Were there any particular finds that surprised you?
I can’t say I found a document in the archives that made me cry out “eureka!” It was the accumulation of a vast number of documents I found in the archive of the Communist Party, the foreign ministry archives and the Archive of the Russian Federation. For example, in Stalin’s personal file in the State Archive of the Russian Federation, there is correspondence between Beria and Stalin on the internal situation as the Red Army reconquered the borderlands. Beria was reporting every fortnight on “traitors and saboteurs”, giving a picture of massive disaffection, a virtual civil war taking place within the Soviet Union during the Second World War. The depth, variety and difficulty of re-sovietising these liberated areas was revealed in a startling way.
Are there any resonances for you in today’s situation?
The name Putin doesn’t appear in my book but a lot of people who have commented mention it. The collapse of the Soviet Union meant the loss of all the borderlands. It was an extraordinary moment in world history. It happened without the outbreak of a war. Since then, there has been an attempt not so much to reconstruct the Soviet Union as to make certain the borderlands do not become potentially hostile. This is an aspect of Putin’s policy that has been under-estimated. It is expansionist, there are aggressive moves but, let’s remember, the borderlands have been areas of historic, strategic and economic significance to Russia since Peter the Great. It would be a mistake to ignore these continuities. There have been unfortunately violations of international law as we read it, but you cannot expect a former great power to lose its entire security wall and not try to reclaim some of it.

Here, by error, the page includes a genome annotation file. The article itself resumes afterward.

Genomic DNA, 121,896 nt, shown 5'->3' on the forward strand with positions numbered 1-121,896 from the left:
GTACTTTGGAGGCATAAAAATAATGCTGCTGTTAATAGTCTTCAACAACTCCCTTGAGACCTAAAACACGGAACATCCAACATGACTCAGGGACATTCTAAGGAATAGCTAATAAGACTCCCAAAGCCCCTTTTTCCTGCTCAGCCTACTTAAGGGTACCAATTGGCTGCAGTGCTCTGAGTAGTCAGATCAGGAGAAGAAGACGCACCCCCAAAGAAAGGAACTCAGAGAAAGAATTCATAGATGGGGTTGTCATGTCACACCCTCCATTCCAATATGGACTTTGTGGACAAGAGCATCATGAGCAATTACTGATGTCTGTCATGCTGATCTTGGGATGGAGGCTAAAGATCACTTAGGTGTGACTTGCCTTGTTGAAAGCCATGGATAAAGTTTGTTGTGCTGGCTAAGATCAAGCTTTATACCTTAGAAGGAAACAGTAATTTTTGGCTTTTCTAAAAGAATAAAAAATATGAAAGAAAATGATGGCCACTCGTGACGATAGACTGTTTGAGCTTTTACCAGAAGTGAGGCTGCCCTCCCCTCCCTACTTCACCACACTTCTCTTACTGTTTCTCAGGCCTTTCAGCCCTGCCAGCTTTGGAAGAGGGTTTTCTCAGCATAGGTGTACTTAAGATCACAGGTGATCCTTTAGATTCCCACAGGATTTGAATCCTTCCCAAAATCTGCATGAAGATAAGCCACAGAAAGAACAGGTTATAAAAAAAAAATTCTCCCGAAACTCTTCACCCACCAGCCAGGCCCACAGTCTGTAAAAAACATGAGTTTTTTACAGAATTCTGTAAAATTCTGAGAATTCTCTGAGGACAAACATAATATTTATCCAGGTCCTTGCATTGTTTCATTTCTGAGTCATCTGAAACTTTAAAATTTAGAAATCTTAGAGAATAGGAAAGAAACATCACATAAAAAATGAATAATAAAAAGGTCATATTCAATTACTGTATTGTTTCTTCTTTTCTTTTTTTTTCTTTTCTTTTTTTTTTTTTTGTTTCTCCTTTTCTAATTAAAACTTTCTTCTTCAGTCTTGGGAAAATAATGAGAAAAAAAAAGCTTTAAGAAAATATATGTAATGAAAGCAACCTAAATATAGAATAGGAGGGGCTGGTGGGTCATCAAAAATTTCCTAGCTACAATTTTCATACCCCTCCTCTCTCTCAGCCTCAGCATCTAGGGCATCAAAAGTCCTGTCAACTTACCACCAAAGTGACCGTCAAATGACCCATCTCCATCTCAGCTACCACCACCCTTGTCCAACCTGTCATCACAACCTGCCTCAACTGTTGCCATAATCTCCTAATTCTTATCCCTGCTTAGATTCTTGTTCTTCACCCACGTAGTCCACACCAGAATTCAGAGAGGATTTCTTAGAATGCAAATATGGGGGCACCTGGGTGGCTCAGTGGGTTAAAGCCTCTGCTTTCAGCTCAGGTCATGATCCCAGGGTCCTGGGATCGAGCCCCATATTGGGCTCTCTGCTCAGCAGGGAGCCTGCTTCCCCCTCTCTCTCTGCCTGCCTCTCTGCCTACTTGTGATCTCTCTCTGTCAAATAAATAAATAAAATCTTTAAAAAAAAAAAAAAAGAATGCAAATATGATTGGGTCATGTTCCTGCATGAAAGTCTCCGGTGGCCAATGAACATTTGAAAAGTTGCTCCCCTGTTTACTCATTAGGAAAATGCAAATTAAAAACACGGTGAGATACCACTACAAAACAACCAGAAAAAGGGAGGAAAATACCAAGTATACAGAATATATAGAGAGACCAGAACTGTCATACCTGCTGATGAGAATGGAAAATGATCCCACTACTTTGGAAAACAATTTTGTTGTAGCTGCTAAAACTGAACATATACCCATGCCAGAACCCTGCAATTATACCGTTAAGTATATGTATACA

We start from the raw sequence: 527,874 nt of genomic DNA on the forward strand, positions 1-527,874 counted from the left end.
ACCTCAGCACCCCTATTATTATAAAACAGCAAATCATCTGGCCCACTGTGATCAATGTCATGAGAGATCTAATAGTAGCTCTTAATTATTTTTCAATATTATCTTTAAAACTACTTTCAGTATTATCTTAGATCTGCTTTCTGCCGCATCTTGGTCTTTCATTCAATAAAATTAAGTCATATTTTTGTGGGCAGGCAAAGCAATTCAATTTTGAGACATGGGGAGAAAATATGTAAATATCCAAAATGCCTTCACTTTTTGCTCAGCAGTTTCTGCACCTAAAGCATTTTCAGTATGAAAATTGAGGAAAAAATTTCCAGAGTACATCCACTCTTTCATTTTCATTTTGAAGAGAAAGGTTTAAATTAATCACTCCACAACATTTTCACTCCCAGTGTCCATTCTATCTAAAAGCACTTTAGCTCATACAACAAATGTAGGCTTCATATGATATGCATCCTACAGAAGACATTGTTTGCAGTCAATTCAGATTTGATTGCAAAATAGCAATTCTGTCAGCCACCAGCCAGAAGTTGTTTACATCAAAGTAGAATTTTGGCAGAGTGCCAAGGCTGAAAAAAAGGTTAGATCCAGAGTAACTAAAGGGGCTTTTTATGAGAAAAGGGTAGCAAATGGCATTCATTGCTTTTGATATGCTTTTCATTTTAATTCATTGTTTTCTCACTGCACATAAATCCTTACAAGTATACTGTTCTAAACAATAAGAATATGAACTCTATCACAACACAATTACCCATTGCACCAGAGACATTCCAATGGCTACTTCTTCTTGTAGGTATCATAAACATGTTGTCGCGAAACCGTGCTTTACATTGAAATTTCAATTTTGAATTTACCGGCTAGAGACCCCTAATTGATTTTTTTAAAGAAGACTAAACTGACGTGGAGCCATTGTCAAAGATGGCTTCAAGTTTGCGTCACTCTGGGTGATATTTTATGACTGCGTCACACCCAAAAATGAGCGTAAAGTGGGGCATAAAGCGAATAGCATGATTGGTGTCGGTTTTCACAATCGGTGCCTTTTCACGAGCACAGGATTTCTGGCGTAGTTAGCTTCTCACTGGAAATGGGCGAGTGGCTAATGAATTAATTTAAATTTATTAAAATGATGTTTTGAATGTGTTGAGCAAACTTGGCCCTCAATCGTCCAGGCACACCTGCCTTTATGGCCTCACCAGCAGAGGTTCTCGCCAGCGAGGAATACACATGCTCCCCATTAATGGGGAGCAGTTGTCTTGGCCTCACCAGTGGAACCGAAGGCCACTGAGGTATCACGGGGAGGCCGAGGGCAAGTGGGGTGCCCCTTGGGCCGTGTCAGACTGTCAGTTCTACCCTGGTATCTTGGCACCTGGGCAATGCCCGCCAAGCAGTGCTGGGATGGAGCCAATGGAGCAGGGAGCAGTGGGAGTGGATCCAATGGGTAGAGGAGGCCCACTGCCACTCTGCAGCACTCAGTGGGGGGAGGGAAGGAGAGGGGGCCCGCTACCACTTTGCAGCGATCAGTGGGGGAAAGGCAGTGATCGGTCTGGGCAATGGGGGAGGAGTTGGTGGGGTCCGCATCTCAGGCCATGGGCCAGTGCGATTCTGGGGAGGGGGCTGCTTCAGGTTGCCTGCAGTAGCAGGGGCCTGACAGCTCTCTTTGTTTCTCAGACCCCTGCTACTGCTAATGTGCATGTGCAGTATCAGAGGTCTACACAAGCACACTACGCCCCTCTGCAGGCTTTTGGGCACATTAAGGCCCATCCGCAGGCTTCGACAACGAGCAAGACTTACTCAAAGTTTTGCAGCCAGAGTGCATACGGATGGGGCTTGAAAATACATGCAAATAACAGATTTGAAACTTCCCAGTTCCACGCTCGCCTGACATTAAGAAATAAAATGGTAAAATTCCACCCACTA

What brought you to work in Budapest?
It was a snap decision. The University of Pennsylvania was a centre of Russian and Soviet studies that I’d helped to build up. Then a new administration in early 1990s began to cut back on appointments in the Russian area. I began to feel a lot of my institutional work was being dismantled. One day reading The New York Review of Books, my eye caught an ad for chair of the history department at the Central European University. I liked Budapest when I was there briefly early in 1956, and it was a great opportunity. I applied, gave a lecture, was interviewed and hired. It began my second career as an institution builder in reconstructing a history dept. It was very exciting time. Stressing the idea of comparative history in the teaching curriculum, I began to see the possibilities of studying the way in which the struggle over the borderlands had affected individual countries. So with the help of Soviet archives, I wrote monographs on Finland, Romania, and Hungary.
What plans do you have for your next book?
I have a collection of essays that I’ve written on Russian imperial history due soon, called “Economic development and social fragmentation in imperial Russia”. After that, I do have lots of plans. I don’t think I can resist returning to pre-revolutionary Russia. I think I’ve had enough of Stalin and Communist politics; but who knows? My files are still crammed with material on the long term struggle over the borderlands.
Interview by Andrew Jack